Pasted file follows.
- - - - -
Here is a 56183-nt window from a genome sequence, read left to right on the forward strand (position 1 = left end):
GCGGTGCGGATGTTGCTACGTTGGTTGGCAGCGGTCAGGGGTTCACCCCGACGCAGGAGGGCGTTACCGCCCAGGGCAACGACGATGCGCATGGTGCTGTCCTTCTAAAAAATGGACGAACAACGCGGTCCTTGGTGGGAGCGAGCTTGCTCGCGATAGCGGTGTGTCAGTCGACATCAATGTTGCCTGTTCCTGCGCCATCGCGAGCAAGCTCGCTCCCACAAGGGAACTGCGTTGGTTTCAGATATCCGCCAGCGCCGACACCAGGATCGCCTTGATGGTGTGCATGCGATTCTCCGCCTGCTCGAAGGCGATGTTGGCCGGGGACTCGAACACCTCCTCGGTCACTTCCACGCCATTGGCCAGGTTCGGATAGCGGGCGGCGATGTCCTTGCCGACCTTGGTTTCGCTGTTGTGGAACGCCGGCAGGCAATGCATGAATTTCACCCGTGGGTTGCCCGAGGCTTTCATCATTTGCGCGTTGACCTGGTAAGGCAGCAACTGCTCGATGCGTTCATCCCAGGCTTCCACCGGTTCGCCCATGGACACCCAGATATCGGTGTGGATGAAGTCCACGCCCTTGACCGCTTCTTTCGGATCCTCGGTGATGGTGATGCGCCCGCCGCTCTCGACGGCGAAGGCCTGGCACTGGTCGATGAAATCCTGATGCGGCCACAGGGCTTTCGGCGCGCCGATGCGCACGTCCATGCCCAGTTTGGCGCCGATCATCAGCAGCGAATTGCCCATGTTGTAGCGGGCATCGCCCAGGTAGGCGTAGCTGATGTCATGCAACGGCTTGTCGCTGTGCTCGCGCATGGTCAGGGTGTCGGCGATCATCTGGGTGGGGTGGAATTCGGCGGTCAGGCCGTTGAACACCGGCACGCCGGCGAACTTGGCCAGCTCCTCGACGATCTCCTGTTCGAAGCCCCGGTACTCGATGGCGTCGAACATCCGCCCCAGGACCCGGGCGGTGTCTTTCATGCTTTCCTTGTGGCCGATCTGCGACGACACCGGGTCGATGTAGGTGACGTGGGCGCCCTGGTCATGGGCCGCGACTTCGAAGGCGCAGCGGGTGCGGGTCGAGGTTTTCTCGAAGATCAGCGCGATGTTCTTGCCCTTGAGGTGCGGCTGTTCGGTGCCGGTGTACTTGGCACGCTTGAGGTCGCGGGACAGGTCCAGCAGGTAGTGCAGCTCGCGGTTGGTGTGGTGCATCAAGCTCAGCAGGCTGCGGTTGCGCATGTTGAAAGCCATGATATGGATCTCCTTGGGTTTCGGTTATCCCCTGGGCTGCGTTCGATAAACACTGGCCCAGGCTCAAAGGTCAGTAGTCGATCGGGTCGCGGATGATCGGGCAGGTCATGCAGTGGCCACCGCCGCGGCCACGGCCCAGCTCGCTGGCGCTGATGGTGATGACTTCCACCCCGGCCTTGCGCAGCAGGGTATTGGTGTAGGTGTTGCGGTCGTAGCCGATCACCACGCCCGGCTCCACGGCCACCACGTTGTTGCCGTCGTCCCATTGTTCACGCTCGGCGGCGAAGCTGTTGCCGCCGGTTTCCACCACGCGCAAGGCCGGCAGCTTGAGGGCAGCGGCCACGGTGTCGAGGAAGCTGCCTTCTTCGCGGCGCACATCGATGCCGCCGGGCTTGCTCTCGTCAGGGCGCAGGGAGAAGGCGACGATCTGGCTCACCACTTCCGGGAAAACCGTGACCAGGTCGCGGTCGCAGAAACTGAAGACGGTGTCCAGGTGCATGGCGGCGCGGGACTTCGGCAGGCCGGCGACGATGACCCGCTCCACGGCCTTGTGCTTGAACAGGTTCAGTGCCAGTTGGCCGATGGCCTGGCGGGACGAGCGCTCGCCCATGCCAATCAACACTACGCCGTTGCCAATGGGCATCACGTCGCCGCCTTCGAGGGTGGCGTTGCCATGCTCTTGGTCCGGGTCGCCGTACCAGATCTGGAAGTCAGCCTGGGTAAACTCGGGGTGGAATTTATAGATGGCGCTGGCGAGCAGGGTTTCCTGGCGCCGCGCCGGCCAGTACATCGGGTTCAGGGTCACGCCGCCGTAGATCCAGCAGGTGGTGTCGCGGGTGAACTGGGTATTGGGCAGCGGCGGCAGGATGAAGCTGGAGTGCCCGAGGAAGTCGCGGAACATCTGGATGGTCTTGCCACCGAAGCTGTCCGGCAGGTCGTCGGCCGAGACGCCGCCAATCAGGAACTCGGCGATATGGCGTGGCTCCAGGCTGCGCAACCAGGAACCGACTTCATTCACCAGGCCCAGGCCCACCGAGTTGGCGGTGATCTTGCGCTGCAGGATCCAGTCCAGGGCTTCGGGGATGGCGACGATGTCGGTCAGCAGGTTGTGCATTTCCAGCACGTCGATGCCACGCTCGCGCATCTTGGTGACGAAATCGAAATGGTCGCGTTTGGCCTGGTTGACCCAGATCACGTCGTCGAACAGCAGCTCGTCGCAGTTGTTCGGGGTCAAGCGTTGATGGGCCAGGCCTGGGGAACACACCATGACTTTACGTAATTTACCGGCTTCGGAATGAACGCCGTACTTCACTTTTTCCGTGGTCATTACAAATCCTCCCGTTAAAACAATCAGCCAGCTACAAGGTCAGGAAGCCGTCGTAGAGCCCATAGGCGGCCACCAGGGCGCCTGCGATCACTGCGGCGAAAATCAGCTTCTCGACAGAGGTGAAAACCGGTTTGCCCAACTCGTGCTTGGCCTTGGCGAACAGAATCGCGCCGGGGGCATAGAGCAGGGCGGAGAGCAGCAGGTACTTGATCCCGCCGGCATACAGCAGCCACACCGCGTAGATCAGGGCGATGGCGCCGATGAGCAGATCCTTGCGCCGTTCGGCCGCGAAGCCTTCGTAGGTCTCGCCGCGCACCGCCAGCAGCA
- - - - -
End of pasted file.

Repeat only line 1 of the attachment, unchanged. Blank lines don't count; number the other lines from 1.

Here is a 56183-nt window from a genome sequence, read left to right on the forward strand (position 1 = left end):